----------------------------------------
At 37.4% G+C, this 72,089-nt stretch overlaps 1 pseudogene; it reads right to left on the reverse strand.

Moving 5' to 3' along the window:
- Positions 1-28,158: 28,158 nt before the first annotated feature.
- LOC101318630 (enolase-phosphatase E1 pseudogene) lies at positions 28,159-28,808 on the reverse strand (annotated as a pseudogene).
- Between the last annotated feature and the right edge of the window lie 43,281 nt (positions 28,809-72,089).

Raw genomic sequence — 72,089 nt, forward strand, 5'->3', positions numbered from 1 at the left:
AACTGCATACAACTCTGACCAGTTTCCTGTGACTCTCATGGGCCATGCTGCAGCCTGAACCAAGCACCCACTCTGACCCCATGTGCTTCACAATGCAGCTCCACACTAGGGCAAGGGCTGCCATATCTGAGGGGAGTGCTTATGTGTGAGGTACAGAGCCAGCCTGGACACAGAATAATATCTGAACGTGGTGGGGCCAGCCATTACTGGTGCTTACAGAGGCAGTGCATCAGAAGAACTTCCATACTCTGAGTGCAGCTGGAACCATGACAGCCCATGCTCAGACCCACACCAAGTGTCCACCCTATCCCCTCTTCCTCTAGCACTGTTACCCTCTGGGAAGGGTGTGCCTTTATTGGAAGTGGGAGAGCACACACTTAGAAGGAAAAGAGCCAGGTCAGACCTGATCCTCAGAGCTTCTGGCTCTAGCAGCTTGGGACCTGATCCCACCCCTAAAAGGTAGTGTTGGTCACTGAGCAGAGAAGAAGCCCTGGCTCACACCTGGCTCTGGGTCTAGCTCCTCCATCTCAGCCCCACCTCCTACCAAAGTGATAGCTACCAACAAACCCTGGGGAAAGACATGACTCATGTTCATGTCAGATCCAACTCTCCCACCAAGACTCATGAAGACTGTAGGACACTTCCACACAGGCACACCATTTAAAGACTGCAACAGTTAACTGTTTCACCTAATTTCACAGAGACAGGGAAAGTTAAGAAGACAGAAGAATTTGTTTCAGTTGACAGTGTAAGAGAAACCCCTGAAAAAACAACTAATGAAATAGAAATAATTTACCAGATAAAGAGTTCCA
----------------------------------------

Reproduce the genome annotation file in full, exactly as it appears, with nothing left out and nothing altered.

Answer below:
At 37.4% G+C, this 72,089-nt stretch overlaps 1 pseudogene; it reads right to left on the reverse strand.

Moving 5' to 3' along the window:
- Positions 1-28,158: 28,158 nt before the first annotated feature.
- LOC101318630 (enolase-phosphatase E1 pseudogene) lies at positions 28,159-28,808 on the reverse strand (annotated as a pseudogene).
- Between the last annotated feature and the right edge of the window lie 43,281 nt (positions 28,809-72,089).

Raw genomic sequence — 72,089 nt, forward strand, 5'->3', positions numbered from 1 at the left:
AACTGCATACAACTCTGACCAGTTTCCTGTGACTCTCATGGGCCATGCTGCAGCCTGAACCAAGCACCCACTCTGACCCCATGTGCTTCACAATGCAGCTCCACACTAGGGCAAGGGCTGCCATATCTGAGGGGAGTGCTTATGTGTGAGGTACAGAGCCAGCCTGGACACAGAATAATATCTGAACGTGGTGGGGCCAGCCATTACTGGTGCTTACAGAGGCAGTGCATCAGAAGAACTTCCATACTCTGAGTGCAGCTGGAACCATGACAGCCCATGCTCAGACCCACACCAAGTGTCCACCCTATCCCCTCTTCCTCTAGCACTGTTACCCTCTGGGAAGGGTGTGCCTTTATTGGAAGTGGGAGAGCACACACTTAGAAGGAAAAGAGCCAGGTCAGACCTGATCCTCAGAGCTTCTGGCTCTAGCAGCTTGGGACCTGATCCCACCCCTAAAAGGTAGTGTTGGTCACTGAGCAGAGAAGAAGCCCTGGCTCACACCTGGCTCTGGGTCTAGCTCCTCCATCTCAGCCCCACCTCCTACCAAAGTGATAGCTACCAACAAACCCTGGGGAAAGACATGACTCATGTTCATGTCAGATCCAACTCTCCCACCAAGACTCATGAAGACTGTAGGACACTTCCACACAGGCACACCATTTAAAGACTGCAACAGTTAACTGTTTCACCTAATTTCACAGAGACAGGGAAAGTTAAGAAGACAGAAGAATTTGTTTCAGTTGACAGTGTAAGAGAAACCCCTGAAAAAACAACTAATGAAATAGAAATAATTTACCAGATAAAGAGTTCCA